Whether I finish writing an article, read a good book I enjoy or go for a run on a beautiful day… I just get a lot more happiness out of those things than sitting in front of the TV watching Trump shake Kim Jong-un’s hand.

Remember how much of a big deal that was back then? How much influence on your life did that day have in retrospect? How has your life changed since then? If you’re not a correspondent or someone doing business with someone from North Korea… probably not at all, right?

The thing about the news is that 99% of it has absolutely nothing to do with our own lives. And the other 1% is important enough that you hear about it anyways.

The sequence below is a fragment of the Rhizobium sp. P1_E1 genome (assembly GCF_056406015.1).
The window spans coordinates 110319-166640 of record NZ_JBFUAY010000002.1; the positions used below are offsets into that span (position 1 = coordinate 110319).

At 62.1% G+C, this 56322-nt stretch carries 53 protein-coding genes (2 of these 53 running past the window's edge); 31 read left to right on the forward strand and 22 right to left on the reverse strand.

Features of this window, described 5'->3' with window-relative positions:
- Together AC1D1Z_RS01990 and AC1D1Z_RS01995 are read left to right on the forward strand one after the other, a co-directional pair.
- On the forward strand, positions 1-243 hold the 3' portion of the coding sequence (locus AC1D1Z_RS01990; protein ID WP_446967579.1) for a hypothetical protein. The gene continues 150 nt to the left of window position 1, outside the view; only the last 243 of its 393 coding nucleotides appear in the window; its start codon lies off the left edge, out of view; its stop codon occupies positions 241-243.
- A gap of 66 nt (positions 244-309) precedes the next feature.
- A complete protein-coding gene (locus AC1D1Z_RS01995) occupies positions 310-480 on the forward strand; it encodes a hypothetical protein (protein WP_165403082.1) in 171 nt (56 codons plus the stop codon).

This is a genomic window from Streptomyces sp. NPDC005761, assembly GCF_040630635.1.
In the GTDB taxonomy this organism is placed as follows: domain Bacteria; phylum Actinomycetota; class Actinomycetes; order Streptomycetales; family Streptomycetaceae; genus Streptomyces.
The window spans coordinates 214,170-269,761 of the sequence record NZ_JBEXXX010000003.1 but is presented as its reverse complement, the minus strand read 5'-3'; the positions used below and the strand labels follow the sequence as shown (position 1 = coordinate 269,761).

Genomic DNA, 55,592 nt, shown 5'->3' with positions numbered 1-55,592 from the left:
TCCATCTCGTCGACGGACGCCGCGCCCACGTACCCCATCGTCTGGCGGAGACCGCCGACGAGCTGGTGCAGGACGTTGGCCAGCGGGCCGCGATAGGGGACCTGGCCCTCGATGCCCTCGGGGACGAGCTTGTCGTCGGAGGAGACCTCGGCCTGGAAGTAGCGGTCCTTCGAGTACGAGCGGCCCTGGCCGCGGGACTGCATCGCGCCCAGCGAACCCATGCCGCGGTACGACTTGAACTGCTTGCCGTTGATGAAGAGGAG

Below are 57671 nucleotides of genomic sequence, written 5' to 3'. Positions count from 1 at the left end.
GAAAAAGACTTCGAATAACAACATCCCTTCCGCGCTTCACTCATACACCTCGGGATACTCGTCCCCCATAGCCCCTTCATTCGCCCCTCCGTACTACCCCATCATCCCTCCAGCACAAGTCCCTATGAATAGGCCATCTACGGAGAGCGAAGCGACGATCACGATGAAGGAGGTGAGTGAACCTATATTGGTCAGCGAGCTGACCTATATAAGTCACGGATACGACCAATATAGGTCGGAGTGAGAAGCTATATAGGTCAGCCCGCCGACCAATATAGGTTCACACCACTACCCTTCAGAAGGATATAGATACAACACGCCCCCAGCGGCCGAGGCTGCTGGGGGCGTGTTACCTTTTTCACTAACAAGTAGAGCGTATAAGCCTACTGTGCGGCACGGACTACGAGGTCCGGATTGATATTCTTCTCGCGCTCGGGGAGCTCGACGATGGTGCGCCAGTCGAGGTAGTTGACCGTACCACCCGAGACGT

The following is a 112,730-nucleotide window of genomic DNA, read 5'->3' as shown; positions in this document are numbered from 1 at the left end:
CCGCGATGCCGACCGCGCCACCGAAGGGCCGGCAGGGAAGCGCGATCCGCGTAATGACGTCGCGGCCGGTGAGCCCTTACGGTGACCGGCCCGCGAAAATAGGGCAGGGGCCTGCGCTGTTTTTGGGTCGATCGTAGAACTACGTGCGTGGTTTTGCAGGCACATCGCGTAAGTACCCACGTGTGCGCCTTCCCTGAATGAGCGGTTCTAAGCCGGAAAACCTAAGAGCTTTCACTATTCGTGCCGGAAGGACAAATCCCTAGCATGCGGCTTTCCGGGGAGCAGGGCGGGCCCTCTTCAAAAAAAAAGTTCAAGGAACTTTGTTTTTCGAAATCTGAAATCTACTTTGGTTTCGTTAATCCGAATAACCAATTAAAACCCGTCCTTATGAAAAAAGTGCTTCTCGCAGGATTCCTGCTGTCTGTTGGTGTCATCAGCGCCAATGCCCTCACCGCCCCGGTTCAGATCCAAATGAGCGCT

What it does though is influencing our thinking with things that actually don’t affect our lives at all. This makes it more likely for us to take things into consideration (consciously or more important sub-consciously) that have nothing to do with our own lives. Therefore making it more likely to make the wrong choices.

The news also bombards you with negative information constantly. As it’s said: “Bad news is good news”.

Therefore you’re watching TV only to be informed about all the bad things going on. Your bias shifts towards a negative view of the world. More negative even, than it actually is.

Does it add to our happiness to perceive the world as worse than it actually is?

No, money can’t buy you happiness.

But money can do three things:

  1. Buy you negativity, as seen in our example.
    Buying stuff that has no inherent value in improving your life is money that has been wasted. Wasted money means you went to work and worked for free.